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Adios to Alec Burks, the Knicks Mid King

You will be remembered fondly, AB.

New York Knicks v Orlando Magic Photo by Fernando Medina/NBAE via Getty Images

Does the name Terry Cummings mean anything to you?

The 1997-98 season was the ‘90s Knicks version of a down year. Patrick Ewing broke his wrist in December, leaving a team that had been a title contender four of the past five years marooned among the East’s also-rans. But being the ‘90s, even a “bad” Knicks team finished above .500 and avenged the P.J. Brown Atrocity by eliminating Miami on their home floor in the decisive Game 5.

Rewind to February that season. The Knicks traded fan-favorite Herb Williams in a deal to the 76ers for Cummings. “Preacher” was near the end of an accomplished career, one that’d seen him win Rookie of the Year and be named to two All-Star and two All-NBA teams. Those days were long behind him by 1998, but quality endures the test of time better than most. Cummings was a veteran, a leader and a low-post Baryshnikov. He gave the Knicks good minutes at the center in Ewing’s absence, and that postseason against the Heat he played in four games, with New York winning three, including a Game 2 when TC grabbed 14 rebounds off the bench.

I bet even the majority of Knick fans who followed the team closely back then don’t remember Cummings or haven’t thought of him since then. But history, thankfully, is much richer than the bits we remember. Which brings us to the rich man’s Cummings, Alec Burks. I offer this statement with full understanding that it may sound absurd at first, but if you breathe and think about it, you’ll see it’s true: Burks was one of the best free agents the Knicks have signed in 20 years.

First, let’s acknowledge that’s not exactly the same as being “one of” the richest Rockefellers. But it’s not nothing, either — not like being the second most-successful Baldwin brother. Burks was a Knick for two years. In 2021, the once upon a time when Julius Randle was All-NBA Second Team, AB was the team’s best fourth-quarter player. Last year, with Derrick Rose broken, Kemba Walker breaking down and Immanuel Quickley the victim of Tom Thibodeau’s gray kink, Burks played out of position much of the season as point guard.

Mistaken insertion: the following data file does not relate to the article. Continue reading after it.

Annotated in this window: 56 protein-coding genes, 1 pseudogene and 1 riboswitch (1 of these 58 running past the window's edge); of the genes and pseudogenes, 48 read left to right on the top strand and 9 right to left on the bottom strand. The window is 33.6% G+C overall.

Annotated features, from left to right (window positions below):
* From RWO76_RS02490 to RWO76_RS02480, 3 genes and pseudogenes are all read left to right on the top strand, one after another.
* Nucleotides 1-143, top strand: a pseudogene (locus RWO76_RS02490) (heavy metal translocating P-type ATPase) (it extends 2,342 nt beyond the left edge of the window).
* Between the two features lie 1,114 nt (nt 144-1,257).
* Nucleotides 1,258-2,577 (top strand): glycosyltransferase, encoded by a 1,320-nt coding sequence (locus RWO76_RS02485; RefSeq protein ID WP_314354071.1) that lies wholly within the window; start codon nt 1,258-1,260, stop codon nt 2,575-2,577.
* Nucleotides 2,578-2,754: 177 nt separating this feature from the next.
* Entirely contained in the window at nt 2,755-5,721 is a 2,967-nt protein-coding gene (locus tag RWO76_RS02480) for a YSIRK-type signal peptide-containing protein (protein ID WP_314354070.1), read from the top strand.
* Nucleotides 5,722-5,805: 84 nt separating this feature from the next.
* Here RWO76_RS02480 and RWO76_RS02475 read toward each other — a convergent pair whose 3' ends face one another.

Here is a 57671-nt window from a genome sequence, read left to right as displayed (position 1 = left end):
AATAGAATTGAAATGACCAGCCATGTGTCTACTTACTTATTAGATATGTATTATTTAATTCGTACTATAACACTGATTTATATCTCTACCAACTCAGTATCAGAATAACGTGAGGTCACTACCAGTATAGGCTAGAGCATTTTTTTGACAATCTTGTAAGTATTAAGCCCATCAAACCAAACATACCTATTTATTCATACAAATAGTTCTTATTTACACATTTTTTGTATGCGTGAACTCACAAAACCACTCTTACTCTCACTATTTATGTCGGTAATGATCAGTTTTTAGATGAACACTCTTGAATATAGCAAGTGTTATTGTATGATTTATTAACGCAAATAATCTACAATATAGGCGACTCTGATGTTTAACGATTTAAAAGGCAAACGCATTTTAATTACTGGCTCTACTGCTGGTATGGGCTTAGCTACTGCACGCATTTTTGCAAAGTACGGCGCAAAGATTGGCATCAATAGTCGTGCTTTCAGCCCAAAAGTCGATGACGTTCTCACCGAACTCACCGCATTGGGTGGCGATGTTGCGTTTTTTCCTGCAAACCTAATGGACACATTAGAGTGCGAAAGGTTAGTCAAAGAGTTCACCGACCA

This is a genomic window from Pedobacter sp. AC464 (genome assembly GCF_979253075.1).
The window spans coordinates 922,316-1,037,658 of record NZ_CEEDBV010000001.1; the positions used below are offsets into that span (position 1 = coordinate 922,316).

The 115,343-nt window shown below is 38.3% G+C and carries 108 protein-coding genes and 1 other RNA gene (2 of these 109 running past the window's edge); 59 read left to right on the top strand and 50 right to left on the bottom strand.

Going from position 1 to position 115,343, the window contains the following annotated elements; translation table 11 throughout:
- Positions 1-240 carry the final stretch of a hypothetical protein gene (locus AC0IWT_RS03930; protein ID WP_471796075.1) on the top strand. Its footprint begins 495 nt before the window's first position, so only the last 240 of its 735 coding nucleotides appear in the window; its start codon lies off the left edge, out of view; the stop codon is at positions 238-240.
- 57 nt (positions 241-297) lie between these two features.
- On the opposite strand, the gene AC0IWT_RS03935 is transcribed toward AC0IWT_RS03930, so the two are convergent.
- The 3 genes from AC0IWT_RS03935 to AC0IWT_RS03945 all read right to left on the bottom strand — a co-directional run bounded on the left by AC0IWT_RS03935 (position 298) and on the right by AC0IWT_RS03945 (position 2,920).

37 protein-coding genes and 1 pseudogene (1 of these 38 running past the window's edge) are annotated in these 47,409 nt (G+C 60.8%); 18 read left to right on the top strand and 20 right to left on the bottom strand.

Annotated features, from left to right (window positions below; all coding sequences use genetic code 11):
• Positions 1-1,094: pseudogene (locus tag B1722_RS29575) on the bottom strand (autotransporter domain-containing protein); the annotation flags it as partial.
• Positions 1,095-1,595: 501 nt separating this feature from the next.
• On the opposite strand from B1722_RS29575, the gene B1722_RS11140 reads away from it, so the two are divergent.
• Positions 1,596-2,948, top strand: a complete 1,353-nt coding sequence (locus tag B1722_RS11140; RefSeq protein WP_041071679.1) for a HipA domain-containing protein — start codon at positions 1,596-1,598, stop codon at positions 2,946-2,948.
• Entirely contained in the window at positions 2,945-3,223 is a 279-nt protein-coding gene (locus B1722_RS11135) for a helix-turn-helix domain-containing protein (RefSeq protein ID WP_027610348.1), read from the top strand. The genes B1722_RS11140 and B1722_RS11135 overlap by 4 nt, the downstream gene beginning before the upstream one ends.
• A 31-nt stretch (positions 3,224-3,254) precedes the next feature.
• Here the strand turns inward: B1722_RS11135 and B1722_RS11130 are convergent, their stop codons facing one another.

Just as Cummings was a terrific part-time center, Burks is best orchestrating the offense in spurts. Asking him to assume the position is like blowing a tire and asking the donut to take you 1000 miles. You can close your eyes and hope for the best, but if you find yourself stranded on the shoulder again don’t blame the equipment. Burks struggled, as did the offense. But not for lack of effort.

Desus or Mero, can’t remember which, likened Burks to a 72% superstar. His shot selection from deep was basically button-up, but when he put the ball on the floor and took it to the rim he became Alec Audacious.

No one owes you their true self when they’re on the clock, so it’s always a fool’s errand reading too much into an athlete’s personality based on their body language while competing. Growing up playing baseball, I was fairly quiet off the field but a chatterbox between the lines; my best friend had to go to anger counseling in real life but during games he hardly made a peep. I don’t know who Burks is or what he’s like. But I did enjoy his apparent energy while a Knick. Something about him was immediately and very much likable.

Now he’s gone, off to Detroit to play a supporting role in their renaissance. I’m pretty sure he’ll hit a backbreaking 3 late in a game next season to beat the Knicks. If he does, I’ll hurt, but I won’t hate. Alec Burks was a pro’s pro, a good Knick and an occasional if still-buffering highlight reel. For me, he’ll always enjoy a spot among my favorite Knicks whose memory far exceeds their performance, alongside Cummings, Rasheed Wallace and Pablo Prigioni. You may never be missed, AB. But you will be appreciated. And you have been loved.